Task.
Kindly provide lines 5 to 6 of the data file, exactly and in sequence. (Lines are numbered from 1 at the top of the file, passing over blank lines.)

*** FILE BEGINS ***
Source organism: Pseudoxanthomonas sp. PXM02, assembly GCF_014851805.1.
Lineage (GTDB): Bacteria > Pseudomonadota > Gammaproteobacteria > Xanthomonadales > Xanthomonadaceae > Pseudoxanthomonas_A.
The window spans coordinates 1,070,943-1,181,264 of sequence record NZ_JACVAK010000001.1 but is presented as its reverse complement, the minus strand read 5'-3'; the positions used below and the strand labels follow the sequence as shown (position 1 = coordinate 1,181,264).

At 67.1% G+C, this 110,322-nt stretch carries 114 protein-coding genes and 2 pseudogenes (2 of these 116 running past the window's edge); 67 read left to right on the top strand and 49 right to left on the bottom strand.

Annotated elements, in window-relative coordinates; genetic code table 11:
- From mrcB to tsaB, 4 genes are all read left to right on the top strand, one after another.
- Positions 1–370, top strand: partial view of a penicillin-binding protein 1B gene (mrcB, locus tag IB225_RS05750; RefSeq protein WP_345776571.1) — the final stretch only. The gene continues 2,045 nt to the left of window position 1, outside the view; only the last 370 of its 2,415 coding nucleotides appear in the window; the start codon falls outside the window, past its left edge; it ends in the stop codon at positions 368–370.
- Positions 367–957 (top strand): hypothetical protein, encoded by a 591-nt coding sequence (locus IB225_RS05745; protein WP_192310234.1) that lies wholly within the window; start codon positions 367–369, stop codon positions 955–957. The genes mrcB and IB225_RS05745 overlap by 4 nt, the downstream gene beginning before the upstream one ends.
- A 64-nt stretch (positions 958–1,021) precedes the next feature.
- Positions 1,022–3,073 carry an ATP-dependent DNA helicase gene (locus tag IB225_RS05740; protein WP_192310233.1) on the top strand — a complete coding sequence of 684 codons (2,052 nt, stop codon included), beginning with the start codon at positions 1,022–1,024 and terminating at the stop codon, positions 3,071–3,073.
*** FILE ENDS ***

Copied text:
Annotated elements, in window-relative coordinates; genetic code table 11:
- From mrcB to tsaB, 4 genes are all read left to right on the top strand, one after another.